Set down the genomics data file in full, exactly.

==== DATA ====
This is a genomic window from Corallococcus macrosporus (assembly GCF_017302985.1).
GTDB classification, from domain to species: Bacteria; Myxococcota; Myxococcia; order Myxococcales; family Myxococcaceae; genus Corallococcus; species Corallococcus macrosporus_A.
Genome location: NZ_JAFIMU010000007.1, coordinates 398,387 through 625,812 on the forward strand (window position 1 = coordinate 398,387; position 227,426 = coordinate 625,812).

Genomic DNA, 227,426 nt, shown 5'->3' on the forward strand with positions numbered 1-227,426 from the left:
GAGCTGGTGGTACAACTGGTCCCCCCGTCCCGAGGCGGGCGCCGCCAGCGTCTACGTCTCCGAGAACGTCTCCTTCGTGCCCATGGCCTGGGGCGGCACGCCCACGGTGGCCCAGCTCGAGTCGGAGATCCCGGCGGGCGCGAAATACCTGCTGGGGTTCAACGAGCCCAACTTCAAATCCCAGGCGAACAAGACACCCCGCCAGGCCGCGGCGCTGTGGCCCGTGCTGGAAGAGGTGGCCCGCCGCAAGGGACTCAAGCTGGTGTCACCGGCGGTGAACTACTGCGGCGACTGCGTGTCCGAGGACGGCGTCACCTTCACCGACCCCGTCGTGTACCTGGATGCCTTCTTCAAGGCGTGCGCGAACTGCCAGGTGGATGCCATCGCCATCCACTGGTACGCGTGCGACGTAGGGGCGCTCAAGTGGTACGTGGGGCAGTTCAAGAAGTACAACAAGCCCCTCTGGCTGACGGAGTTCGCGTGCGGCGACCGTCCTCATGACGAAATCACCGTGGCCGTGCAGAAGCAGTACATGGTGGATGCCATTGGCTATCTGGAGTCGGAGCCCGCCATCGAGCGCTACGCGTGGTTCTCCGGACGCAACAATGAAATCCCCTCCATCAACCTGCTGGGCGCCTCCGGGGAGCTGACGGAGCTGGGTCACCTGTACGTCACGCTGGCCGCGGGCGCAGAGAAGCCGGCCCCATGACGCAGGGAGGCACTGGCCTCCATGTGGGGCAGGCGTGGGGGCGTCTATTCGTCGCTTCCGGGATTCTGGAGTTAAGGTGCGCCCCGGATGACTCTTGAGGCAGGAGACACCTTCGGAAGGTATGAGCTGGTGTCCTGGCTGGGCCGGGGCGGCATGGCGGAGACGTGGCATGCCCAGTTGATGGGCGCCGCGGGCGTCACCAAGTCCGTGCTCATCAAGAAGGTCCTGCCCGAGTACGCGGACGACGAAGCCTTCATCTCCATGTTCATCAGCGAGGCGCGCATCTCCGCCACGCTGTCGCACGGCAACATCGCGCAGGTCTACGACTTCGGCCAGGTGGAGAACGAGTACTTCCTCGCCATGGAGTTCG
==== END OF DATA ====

This is a genomic window from Corallococcus macrosporus (assembly GCF_017302985.1).
GTDB classification, from domain to species: Bacteria; Myxococcota; Myxococcia; order Myxococcales; family Myxococcaceae; genus Corallococcus; species Corallococcus macrosporus_A.
Genome location: NZ_JAFIMU010000007.1, coordinates 398,387 through 625,812 on the forward strand (window position 1 = coordinate 398,387; position 227,426 = coordinate 625,812).

Genomic DNA, 227,426 nt, shown 5'->3' on the forward strand with positions numbered 1-227,426 from the left:
GAGCTGGTGGTACAACTGGTCCCCCCGTCCCGAGGCGGGCGCCGCCAGCGTCTACGTCTCCGAGAACGTCTCCTTCGTGCCCATGGCCTGGGGCGGCACGCCCACGGTGGCCCAGCTCGAGTCGGAGATCCCGGCGGGCGCGAAATACCTGCTGGGGTTCAACGAGCCCAACTTCAAATCCCAGGCGAACAAGACACCCCGCCAGGCCGCGGCGCTGTGGCCCGTGCTGGAAGAGGTGGCCCGCCGCAAGGGACTCAAGCTGGTGTCACCGGCGGTGAACTACTGCGGCGACTGCGTGTCCGAGGACGGCGTCACCTTCACCGACCCCGTCGTGTACCTGGATGCCTTCTTCAAGGCGTGCGCGAACTGCCAGGTGGATGCCATCGCCATCCACTGGTACGCGTGCGACGTAGGGGCGCTCAAGTGGTACGTGGGGCAGTTCAAGAAGTACAACAAGCCCCTCTGGCTGACGGAGTTCGCGTGCGGCGACCGTCCTCATGACGAAATCACCGTGGCCGTGCAGAAGCAGTACATGGTGGATGCCATTGGCTATCTGGAGTCGGAGCCCGCCATCGAGCGCTACGCGTGGTTCTCCGGACGCAACAATGAAATCCCCTCCATCAACCTGCTGGGCGCCTCCGGGGAGCTGACGGAGCTGGGTCACCTGTACGTCACGCTGGCCGCGGGCGCAGAGAAGCCGGCCCCATGACGCAGGGAGGCACTGGCCTCCATGTGGGGCAGGCGTGGGGGCGTCTATTCGTCGCTTCCGGGATTCTGGAGTTAAGGTGCGCCCCGGATGACTCTTGAGGCAGGAGACACCTTCGGAAGGTATGAGCTGGTGTCCTGGCTGGGCCGGGGCGGCATGGCGGAGACGTGGCATGCCCAGTTGATGGGCGCCGCGGGCGTCACCAAGTCCGTGCTCATCAAGAAGGTCCTGCCCGAGTACGCGGACGACGAAGCCTTCATCTCCATGTTCATCAGCGAGGCGCGCATCTCCGCCACGCTGTCGCACGGCAACATCGCGCAGGTCTACGACTTCGGCCAGGTGGAGAACGAGTACTTCCTCGCCATGGAGTTCG